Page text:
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Man with constant ringing in his ears thinking about getting a hearing aid.

The cause of tinnitus, a constant ringing or buzzing in the ears, is often unclear. However, there is one thing researchers agree on: you are more likely to experience tinnitus if you also are suffering from hearing loss. Up to 90% of people who are afflicted by tinnitus also have hearing loss according to HIAA.

Your age, lifestyle, and genetics can all play a role in the development of hearing loss as you most likely know. And while many people think of hearing loss as being obvious, the truth is that some mild hearing loss can go undetected. Worse, even a slight case of hearing loss raises your risk and probability of developing tinnitus.

Hearing Aids Won’t Cure Tinnitus But They Can Help

There isn’t a cure for tinnitus. However, your symptoms can be decreased and your life can be improved by wearing hearing aids to address your hearing loss and tinnitus. As a matter of fact, one study revealed that as much as 60 percent of people suffering from tinnitus experienced relief when they used hearing aids, with 22 percent showing appreciable relief.

A traditional hearing aid can essentially hide the ringing or buzzing caused by tinnitus by improving your ability to hear outside sounds, which basically drowns out the ringing. And, fortunately, conventional hearing aids aren’t the only solution as more advanced treatment possibilities are being produced.

Tinnitus Symptoms Will be Decreased by These Types of Specialty Hearing Aids

Hearing aids boost the volume of environmental sounds to the point that you can hear them clearly. This basic technology is crucial in teaching your hearing to receive certain stimulation by boosting sounds like the rattle of a ceiling fan or the hum of a dinner party.

You can take an even more comprehensive approach to your tinnitus treatment by enhancing hearing aids with other techniques, like stress reduction, sound stimulation, and counseling.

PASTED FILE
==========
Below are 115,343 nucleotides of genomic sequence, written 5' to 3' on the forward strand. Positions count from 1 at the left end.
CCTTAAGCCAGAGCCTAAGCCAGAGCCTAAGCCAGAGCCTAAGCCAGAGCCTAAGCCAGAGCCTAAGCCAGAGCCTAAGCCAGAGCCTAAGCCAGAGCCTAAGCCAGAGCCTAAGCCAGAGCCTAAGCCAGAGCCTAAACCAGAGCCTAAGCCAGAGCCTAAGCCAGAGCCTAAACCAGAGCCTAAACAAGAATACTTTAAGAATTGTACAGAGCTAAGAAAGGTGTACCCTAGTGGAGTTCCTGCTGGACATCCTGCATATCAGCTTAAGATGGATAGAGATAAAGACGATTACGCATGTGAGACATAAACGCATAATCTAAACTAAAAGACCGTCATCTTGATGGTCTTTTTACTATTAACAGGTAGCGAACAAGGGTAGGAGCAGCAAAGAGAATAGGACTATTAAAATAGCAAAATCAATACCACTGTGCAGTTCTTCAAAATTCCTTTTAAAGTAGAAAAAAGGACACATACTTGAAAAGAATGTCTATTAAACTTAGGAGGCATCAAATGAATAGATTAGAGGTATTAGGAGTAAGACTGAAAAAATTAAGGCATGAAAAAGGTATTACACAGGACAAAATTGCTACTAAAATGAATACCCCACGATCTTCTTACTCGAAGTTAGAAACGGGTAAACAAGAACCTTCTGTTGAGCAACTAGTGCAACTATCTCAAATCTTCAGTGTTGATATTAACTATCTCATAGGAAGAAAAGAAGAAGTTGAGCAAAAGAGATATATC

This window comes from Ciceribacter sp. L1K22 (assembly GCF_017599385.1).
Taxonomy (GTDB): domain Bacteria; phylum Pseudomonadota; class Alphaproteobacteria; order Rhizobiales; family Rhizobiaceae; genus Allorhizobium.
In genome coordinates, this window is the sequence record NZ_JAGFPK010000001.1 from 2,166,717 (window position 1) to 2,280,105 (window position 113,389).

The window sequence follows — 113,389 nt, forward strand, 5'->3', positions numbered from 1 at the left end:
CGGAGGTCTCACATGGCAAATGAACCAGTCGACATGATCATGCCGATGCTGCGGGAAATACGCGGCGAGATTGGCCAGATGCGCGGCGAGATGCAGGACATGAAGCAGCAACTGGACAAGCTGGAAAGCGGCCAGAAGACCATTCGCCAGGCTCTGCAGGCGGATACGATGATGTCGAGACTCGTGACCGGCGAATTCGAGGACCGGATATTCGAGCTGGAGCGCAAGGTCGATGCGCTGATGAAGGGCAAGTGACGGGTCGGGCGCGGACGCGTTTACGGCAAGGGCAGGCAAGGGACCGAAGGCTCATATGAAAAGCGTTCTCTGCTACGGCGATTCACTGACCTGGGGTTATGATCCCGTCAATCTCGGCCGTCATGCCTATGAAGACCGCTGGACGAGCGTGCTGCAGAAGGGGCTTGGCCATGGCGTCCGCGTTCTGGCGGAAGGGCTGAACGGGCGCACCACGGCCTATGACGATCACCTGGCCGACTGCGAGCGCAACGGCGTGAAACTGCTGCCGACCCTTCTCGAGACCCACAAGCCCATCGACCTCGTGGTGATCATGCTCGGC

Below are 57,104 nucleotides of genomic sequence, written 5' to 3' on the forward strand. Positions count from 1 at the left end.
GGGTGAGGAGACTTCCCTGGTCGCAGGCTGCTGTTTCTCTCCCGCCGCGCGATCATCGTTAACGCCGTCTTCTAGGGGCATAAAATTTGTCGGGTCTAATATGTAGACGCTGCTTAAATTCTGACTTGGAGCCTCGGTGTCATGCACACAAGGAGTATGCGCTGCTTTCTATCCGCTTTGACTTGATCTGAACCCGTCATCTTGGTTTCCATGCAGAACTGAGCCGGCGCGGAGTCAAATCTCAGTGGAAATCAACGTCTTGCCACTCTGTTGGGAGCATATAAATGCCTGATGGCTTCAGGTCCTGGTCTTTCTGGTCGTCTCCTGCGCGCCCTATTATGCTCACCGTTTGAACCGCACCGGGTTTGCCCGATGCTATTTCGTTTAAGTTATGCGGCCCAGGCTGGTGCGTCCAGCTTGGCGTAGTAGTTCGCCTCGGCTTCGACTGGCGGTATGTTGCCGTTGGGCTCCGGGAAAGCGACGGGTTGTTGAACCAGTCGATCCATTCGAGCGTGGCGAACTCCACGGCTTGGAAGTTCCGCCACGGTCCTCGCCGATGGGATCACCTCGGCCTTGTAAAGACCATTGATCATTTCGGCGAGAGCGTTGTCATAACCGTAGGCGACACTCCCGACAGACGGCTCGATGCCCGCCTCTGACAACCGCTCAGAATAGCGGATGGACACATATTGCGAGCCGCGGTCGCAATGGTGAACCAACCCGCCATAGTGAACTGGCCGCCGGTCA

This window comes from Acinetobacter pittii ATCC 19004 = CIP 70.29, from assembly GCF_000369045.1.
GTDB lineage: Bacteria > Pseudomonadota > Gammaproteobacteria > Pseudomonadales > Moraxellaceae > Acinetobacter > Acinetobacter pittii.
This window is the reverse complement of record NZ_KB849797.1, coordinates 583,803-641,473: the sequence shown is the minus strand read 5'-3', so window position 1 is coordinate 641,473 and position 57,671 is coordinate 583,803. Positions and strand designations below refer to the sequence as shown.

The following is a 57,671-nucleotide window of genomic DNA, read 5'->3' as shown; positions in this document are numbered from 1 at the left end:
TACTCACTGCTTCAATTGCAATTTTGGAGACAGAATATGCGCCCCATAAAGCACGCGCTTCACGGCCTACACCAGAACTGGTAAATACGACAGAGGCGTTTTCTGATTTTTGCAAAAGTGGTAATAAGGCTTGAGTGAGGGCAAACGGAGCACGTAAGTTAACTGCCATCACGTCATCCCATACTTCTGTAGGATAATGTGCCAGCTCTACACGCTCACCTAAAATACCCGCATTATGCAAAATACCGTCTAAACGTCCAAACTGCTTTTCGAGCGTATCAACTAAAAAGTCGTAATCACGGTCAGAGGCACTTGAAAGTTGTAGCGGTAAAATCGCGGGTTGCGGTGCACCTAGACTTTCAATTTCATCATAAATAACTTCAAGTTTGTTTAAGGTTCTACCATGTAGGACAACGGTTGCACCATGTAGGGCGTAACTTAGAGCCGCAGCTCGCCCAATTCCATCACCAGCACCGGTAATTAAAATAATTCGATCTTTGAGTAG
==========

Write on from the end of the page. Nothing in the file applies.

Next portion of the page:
Fractal tones and irregular rhythms are even being utilized by some hearing aid makers. These rhythmically inconsistent tones can distract from the constant and regular tones tinnitus sufferers experience.

Other specialized devices try to blend your tinnitus in with the normal sounds you’re hearing. Your condition and ear have very personal needs and this technique will use a personalized white noise that will be calibrated by your hearing specialist.

Whether you use sound therapy, blending, or a white noise mechanism, all of these specialized technologies have a common goal of distracting the user away from the buzzing or ringing of tinnitus.

It’s true that there isn’t any cure for tinnitus, but for at least some, hearing aids help lessen symptoms and improve your quality of life.

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References

  • https://www.hearingloss.org/wp-content/uploads/HLAA_HearingLoss_Facts_Statistics.pdf?pdf=FactStats
  • https://pubmed.ncbi.nlm.nih.gov/17956798
  • https://www.ata.org/managing-your-tinnitus/treatment-options/hearing-aids
  • https://www.ncbi.nlm.nih.gov/pmc/articles/PMC6197965
The site information is for educational and informational purposes only and does not constitute medical advice. To receive personalized advice or treatment, schedule an appointment.